A couple of years ago, my 2-year-old son and I spent a day swimming at my mom and dad's house. We went inside to eat lunch. Within seconds, I turned around to see my toddler standing on a chair, reaching down into a fish tank with one of his stuffed animals. "Fishies need friends," he repeated.
"I see you want those fishies to have a friend. It's so kind of you to share. Your toy doesn't belong in the tank. I'm going to pull you down off of this chair so you and the fishies don't get hurt," I said.
I then told my son the fish could see his stuffed animal better through the glass and it would keep his toy safe and dry. After he understood this and accepted it, I tackled the "climbing in the chair" debacle. "Chairs are for sitting, not standing. You may sit in this chair while you watch the fish."
I turned around to see my mom and dad smiling at me. "That was really great, Lauren! No yelling or angry words. You're so patient," they said.
I was surprised and delighted with their feedback. "Yeah, I just try to empathize, redirect, set boundaries and tell him what he can do," I replied.
"Well, it worked great this time!" my mom said reassuringly.
It was the first time I realized I was choosing to raise my child similarly, but also differently from the way I was raised. While my parents were not overly strict or rough and I always felt loved, safe and secure in our home, I do remember the occasional yelling, timeouts, etc. When I became a parent, I knew what generational values I wanted to pass down to my children. I also knew there were some different parenting tactics I wanted to try. So I decided to research and find what works for me and my family.
A recent study revealed many parents in today's generation are parenting similarly to how they were raised in some areas and very differently in other areas. In January of 2023, Pew Research reported "roughly as many U.S. parents say they are raising their children similarly to how they were raised (43%) as say they are trying to take a different approach (44%)."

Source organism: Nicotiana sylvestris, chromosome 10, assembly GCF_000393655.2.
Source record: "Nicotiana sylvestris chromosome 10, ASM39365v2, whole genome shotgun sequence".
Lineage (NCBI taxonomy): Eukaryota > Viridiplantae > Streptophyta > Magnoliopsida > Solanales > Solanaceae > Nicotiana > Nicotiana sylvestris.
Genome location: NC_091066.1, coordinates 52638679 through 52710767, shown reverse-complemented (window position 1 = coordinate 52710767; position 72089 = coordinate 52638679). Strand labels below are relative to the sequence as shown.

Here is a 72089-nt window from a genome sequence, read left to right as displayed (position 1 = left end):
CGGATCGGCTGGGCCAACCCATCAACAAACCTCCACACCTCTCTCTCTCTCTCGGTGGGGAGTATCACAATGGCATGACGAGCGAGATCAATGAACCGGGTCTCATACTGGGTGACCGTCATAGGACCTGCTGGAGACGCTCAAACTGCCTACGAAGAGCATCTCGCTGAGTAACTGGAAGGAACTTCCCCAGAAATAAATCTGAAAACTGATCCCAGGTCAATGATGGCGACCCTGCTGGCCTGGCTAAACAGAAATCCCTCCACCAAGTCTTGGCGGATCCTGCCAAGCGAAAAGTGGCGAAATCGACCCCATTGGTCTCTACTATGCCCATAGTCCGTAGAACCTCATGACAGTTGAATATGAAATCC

(READ MORE: When it comes to parenting quality matters more than quantity)
An open-ended question revealed five focuses for today's generation of parents: Values and Religion, Behavior and Discipline, Love and Relationship, Education, Freedom and Autonomy.
Of the parents who said they're raising their children similarly to how they were raised, 63% mentioned a focus on instilling the same values and beliefs passed down in their family. Parents who say they are raising their children in a different way than they were raised were less likely to focus on this theme, although 13% mentioned it.
For those taking a different approach to parenting compared with their own upbringing, 44% of respondents mentioned a shift to focus on love and their relationship with their children as the most common theme. This theme was less common among parents raising their children similarly to their own upbringing, although 16% mentioned it.
When it comes to behavior and discipline, about 29% of parents say they're using the same tactics and expectations they experienced as a child; 32% of parents say they're changing the way they discipline, with many mentioning using a more "gentle and feelings-based approach."
The last two focus areas, education and freedom/autonomy, provided the least responses from parents. Of parents who said they were parenting similarly to how they were raised, 5% to 9% mentioned the importance of passing down the same values in education and freedom/autonomy. And 5% to 8% of parents who said they were parenting differently mentioned wanting to provide a better educational experience and give their children more freedom/autonomy than what they received.
In conclusion, many parents are passionate about passing down generational values and ethics to their children. Many parents also feel the need to focus more on building a relationship with their children, providing more love and connection than they experienced in their own childhood.
While each generation provides different challenges and mindsets, this study as a whole brings some clarity to the desire of parents and families today -- to focus more on relationships and empower their children to do the same. That's something hopeful we can all hold each other accountable to.
Lauren Hall is president and CEO of family advocacy nonprofit First Things First. Email her at email@example.com.